William J. Mazzocco, 89, who was an intelligence officer during World War II, senior staff officer on the Marshall Plan and a diplomat, died Aug. 4 after complications from cancer treatments at his home in Lake Oswego, Ore.

Mr. Mazzocco's 35-year career in government service spanned more than a dozen federal offices and four continents.

He moved to Oregon in 1996 after serving as a senior vice president of the International Security Council, a private consulting firm.

Born Uriele Mazzocco in Hamilton, Ontario, to immigrant parents from Castel di Sangro, Italy, Mr. Mazzocco changed his name to William James Mazzocco in high school. He graduated cum laude with a bachelor's degree in economics from the University of Portland in 1937. After college that year, he embarked on what would be the first of 10 trips around the world.

In a 1993 article for his alma mater, he recalled being introduced to the concept of moral economics and the text "Distributive Justice: The Right and Wrong of Our Present Distribution of Wealth" by John A. Ryan. "Before the University all I wanted was money, but once I went there everything changed, my whole world. . . . I can't tell you how often my education helped me remember not to omit the ethical side of any economic issue," he said.

Mr. Mazzocco later moved to Washington, where in 1940 he received a master's degree in economics from Catholic University. He then began work as a commerce expert at the U.S. Tariff Commission, a position that started his career as an analyst of international trade.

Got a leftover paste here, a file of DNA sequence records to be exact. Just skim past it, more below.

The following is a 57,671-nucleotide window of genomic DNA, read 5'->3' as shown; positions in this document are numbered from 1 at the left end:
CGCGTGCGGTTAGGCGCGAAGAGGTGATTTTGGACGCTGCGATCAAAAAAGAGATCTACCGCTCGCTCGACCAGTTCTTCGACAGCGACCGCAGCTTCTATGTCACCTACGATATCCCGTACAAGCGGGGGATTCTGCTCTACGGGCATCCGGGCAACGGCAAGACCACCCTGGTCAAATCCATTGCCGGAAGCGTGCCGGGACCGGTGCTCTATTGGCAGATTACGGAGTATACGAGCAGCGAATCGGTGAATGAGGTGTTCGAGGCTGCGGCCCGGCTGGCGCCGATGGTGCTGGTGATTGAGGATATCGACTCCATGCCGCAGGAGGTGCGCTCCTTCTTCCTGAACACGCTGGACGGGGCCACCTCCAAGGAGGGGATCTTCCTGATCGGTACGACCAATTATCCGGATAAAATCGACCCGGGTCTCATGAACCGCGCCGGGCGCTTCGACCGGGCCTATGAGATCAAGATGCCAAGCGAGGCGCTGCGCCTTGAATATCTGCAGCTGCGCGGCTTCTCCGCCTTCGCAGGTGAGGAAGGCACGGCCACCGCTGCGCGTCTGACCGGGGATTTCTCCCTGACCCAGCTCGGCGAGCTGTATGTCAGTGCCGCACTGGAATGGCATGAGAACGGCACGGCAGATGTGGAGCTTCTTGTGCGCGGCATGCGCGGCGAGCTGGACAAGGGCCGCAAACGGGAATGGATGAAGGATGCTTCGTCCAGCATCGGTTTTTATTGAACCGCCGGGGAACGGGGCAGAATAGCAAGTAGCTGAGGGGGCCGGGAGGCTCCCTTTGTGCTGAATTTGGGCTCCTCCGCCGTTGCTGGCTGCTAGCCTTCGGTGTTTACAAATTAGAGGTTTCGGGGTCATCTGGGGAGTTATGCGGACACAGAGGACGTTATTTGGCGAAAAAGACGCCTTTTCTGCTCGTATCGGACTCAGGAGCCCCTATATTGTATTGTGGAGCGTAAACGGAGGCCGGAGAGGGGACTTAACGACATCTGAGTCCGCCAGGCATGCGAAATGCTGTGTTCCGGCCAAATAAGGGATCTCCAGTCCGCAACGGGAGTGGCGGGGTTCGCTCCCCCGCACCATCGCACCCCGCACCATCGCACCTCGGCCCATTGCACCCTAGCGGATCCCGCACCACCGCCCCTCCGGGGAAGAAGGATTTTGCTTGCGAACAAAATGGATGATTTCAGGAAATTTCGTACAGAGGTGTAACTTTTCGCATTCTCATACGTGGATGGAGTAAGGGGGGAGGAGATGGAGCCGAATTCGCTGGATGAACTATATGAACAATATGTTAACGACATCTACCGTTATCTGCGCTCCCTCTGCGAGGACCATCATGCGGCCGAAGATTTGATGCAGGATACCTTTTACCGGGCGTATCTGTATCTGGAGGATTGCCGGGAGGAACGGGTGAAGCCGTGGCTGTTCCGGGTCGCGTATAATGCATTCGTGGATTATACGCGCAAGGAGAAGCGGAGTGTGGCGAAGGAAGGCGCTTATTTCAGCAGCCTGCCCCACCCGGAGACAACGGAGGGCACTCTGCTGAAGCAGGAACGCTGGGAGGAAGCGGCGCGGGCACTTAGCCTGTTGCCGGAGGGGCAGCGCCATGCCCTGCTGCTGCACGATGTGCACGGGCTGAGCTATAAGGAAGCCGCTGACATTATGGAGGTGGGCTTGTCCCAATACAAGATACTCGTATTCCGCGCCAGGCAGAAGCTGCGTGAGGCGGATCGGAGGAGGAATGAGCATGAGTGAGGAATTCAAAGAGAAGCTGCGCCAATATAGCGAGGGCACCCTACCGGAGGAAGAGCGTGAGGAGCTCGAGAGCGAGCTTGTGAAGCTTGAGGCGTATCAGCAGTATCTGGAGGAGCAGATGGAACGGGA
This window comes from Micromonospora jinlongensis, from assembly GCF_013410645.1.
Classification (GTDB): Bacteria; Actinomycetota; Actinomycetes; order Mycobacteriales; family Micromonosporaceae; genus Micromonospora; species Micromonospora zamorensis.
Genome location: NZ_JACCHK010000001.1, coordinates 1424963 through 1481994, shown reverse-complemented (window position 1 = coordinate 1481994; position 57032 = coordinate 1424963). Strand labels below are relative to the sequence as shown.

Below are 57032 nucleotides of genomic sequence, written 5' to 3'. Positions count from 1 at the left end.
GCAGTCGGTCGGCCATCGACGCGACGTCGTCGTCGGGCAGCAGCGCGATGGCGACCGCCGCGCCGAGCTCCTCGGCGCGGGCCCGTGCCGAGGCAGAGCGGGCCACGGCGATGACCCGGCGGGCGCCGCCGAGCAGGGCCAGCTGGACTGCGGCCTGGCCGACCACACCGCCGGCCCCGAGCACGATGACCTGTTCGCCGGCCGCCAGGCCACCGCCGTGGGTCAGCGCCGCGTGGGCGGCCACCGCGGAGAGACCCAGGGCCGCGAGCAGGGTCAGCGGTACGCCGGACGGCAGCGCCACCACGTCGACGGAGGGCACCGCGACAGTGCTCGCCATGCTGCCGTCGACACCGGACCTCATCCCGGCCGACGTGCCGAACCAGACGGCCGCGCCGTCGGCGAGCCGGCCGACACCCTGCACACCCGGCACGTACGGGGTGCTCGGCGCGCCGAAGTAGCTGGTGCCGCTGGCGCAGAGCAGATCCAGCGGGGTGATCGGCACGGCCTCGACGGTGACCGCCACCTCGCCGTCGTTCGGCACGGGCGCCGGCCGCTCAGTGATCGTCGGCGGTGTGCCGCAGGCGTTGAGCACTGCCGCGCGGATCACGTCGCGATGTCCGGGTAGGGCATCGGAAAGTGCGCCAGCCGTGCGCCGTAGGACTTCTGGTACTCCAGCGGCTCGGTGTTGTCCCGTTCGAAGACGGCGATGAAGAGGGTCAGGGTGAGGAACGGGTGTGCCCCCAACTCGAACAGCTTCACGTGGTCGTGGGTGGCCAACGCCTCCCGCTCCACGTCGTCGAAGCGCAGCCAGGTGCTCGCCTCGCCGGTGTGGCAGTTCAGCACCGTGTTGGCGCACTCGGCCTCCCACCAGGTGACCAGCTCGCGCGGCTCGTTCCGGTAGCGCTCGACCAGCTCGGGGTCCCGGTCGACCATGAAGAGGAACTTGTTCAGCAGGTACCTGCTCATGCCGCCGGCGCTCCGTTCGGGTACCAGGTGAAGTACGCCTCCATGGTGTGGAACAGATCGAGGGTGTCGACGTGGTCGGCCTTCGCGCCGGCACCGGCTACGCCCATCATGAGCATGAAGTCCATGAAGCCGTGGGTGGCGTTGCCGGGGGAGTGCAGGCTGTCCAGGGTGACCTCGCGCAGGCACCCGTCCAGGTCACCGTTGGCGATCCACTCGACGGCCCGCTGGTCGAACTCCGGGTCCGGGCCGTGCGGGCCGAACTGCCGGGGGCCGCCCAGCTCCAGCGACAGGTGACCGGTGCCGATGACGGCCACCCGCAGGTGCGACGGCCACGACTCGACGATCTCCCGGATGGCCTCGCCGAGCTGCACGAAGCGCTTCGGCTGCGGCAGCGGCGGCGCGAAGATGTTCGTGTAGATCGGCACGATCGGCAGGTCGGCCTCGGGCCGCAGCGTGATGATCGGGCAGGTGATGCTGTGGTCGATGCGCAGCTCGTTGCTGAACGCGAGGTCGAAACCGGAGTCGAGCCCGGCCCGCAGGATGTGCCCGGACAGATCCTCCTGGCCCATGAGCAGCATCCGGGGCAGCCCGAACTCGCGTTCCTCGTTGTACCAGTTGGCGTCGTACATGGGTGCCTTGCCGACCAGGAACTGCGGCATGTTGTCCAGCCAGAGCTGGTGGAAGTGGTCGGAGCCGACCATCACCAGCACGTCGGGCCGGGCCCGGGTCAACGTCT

After Japan's attack on Pearl Harbor, Mr. Mazzocco enlisted in the Navy and was trained as a flier. Because he was fluent in Italian and French, he was assigned to military intelligence communication duties that included postings in the Mediterranean region around Italy. He served in the Navy and Naval Reserve, leaving as a lieutenant in 1946.

From 1949 to 1957, he was a senior staff officer in Europe working on the Marshall Plan, director of trade and industry programs at the U.S. Embassy in Rome and a specialist on European economic integration in Paris.

Mr. Mazzocco was stationed in Rio de Janeiro as the deputy director of the U.S. Agency for International Development mission to Brazil from 1957 to 1959 and, for the next two years, director of the same program to Ivory Coast.

From 1965 to 1971, he was based in Washington with frequent travel to South Vietnam as director of commodity control and surveillance of AID programs to that country. In 1970, Mr. Mazzocco also served as a professor at the Army War College. He was an instructor at the U.S. Police Academy in Washington from 1964 to 1972.

He was an economic adviser to the U.S. Information Agency from 1972 to 1974 , and his work included international speaking and writing assignments focused on U.S. proposals for international economic reform. His work took him to Europe and the Far East.

He lived in Washington from 1963 until his retirement in 1996.

Mr. Mazzocco had a voracious appetite for literature and conversation of all types and an uncanny ability to complete the New York Times crossword puzzle.

His wife, Marion Giorgi Mazzocco, whom he met in Paris and married in 1951, died in 1986.

Survivors include five children, a brother and three grandchildren.

William J. Mazzocco spent 35 years in government service and worked on four continents.